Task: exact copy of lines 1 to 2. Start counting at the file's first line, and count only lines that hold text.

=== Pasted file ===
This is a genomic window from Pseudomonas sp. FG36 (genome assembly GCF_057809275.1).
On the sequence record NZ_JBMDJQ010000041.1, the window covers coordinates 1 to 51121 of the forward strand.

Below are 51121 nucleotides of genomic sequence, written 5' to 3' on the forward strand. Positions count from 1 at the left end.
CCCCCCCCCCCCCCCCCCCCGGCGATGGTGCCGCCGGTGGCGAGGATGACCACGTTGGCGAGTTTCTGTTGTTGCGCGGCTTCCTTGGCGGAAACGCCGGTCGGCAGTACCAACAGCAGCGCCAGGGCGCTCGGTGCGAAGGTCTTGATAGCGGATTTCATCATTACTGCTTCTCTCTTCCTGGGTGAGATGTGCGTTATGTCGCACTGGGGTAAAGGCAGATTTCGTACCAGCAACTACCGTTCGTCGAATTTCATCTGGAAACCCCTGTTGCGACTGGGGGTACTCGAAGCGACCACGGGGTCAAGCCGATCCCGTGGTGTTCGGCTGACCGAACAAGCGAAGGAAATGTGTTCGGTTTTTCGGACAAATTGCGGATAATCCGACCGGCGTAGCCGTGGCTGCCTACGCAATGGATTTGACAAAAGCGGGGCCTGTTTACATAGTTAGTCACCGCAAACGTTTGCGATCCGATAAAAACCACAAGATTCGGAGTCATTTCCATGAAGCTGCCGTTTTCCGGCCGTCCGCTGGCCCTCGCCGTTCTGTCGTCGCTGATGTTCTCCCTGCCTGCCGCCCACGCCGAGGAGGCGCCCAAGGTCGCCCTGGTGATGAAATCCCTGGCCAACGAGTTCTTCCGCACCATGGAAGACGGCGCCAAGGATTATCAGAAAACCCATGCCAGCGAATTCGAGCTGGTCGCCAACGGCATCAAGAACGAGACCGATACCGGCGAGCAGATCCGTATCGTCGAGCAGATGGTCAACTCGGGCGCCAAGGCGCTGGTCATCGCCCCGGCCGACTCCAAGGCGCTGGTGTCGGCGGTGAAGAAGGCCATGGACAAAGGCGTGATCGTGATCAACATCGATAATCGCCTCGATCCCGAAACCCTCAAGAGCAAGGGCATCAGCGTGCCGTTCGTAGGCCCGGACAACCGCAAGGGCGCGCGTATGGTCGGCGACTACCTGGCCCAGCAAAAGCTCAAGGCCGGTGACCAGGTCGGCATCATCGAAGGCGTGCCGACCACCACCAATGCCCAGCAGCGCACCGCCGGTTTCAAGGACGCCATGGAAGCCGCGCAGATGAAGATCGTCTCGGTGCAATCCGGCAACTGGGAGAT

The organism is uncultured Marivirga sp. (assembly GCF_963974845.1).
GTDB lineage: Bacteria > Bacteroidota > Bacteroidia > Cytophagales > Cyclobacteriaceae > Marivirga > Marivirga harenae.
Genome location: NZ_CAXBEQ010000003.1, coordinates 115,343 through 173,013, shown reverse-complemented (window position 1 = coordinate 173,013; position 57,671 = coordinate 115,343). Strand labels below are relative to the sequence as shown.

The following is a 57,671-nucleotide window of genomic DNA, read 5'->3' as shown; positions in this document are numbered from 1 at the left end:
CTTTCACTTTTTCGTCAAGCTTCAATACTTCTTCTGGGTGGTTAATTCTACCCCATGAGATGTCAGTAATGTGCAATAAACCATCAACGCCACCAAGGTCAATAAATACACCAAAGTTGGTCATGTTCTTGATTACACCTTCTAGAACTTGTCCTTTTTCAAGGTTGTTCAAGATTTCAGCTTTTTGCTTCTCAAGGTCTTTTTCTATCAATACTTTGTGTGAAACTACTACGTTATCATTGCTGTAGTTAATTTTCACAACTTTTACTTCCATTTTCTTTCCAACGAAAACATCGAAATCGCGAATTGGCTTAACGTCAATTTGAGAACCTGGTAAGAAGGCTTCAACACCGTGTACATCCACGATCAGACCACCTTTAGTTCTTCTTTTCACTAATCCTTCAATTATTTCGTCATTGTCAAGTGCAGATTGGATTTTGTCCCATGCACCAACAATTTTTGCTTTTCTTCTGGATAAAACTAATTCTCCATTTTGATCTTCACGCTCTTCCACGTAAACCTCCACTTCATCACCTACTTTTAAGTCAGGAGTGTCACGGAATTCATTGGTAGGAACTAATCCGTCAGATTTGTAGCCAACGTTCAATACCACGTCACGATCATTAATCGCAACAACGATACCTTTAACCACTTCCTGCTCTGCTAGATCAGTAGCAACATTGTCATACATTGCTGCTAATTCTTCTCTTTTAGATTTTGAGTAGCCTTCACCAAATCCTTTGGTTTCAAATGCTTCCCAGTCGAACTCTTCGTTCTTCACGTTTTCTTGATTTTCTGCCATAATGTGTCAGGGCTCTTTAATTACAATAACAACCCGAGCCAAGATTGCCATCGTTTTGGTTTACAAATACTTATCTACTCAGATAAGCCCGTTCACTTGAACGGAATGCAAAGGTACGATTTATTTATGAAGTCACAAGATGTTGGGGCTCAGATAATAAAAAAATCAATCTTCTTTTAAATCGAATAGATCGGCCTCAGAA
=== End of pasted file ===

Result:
This is a genomic window from Pseudomonas sp. FG36 (genome assembly GCF_057809275.1).
On the sequence record NZ_JBMDJQ010000041.1, the window covers coordinates 1 to 51121 of the forward strand.